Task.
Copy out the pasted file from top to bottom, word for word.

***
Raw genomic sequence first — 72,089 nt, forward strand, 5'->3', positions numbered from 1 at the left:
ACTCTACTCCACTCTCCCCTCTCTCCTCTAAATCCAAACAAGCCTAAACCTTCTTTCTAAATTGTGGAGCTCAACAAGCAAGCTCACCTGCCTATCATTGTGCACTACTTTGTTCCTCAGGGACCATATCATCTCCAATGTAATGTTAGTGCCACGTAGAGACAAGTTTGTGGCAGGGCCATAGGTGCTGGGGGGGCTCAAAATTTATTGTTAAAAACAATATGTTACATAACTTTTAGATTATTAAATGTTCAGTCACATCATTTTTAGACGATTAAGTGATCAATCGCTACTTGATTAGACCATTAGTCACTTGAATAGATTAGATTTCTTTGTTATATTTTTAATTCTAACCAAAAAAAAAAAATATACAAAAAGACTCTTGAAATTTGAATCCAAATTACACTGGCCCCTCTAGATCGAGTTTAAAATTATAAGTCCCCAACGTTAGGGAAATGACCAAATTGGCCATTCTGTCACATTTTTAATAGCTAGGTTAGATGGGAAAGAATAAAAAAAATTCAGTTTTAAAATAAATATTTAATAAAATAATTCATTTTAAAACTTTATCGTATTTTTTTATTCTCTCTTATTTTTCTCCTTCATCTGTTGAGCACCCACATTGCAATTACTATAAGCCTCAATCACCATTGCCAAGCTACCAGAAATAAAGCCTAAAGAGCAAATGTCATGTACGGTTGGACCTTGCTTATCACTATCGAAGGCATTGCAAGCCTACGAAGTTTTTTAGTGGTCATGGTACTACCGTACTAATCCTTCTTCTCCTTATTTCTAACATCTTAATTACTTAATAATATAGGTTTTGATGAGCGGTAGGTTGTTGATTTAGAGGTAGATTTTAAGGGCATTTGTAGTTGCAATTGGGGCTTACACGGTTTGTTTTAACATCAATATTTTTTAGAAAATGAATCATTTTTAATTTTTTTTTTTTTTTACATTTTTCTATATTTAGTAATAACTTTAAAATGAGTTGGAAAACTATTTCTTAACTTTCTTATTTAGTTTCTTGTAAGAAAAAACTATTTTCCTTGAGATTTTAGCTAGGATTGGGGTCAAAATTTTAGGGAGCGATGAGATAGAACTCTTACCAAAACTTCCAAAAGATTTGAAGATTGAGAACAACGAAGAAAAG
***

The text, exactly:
Raw genomic sequence first — 72,089 nt, forward strand, 5'->3', positions numbered from 1 at the left:
ACTCTACTCCACTCTCCCCTCTCTCCTCTAAATCCAAACAAGCCTAAACCTTCTTTCTAAATTGTGGAGCTCAACAAGCAAGCTCACCTGCCTATCATTGTGCACTACTTTGTTCCTCAGGGACCATATCATCTCCAATGTAATGTTAGTGCCACGTAGAGACAAGTTTGTGGCAGGGCCATAGGTGCTGGGGGGGCTCAAAATTTATTGTTAAAAACAATATGTTACATAACTTTTAGATTATTAAATGTTCAGTCACATCATTTTTAGACGATTAAGTGATCAATCGCTACTTGATTAGACCATTAGTCACTTGAATAGATTAGATTTCTTTGTTATATTTTTAATTCTAACCAAAAAAAAAAAATATACAAAAAGACTCTTGAAATTTGAATCCAAATTACACTGGCCCCTCTAGATCGAGTTTAAAATTATAAGTCCCCAACGTTAGGGAAATGACCAAATTGGCCATTCTGTCACATTTTTAATAGCTAGGTTAGATGGGAAAGAATAAAAAAAATTCAGTTTTAAAATAAATATTTAATAAAATAATTCATTTTAAAACTTTATCGTATTTTTTTATTCTCTCTTATTTTTCTCCTTCATCTGTTGAGCACCCACATTGCAATTACTATAAGCCTCAATCACCATTGCCAAGCTACCAGAAATAAAGCCTAAAGAGCAAATGTCATGTACGGTTGGACCTTGCTTATCACTATCGAAGGCATTGCAAGCCTACGAAGTTTTTTAGTGGTCATGGTACTACCGTACTAATCCTTCTTCTCCTTATTTCTAACATCTTAATTACTTAATAATATAGGTTTTGATGAGCGGTAGGTTGTTGATTTAGAGGTAGATTTTAAGGGCATTTGTAGTTGCAATTGGGGCTTACACGGTTTGTTTTAACATCAATATTTTTTAGAAAATGAATCATTTTTAATTTTTTTTTTTTTTTACATTTTTCTATATTTAGTAATAACTTTAAAATGAGTTGGAAAACTATTTCTTAACTTTCTTATTTAGTTTCTTGTAAGAAAAAACTATTTTCCTTGAGATTTTAGCTAGGATTGGGGTCAAAATTTTAGGGAGCGATGAGATAGAACTCTTACCAAAACTTCCAAAAGATTTGAAGATTGAGAACAACGAAGAAAAG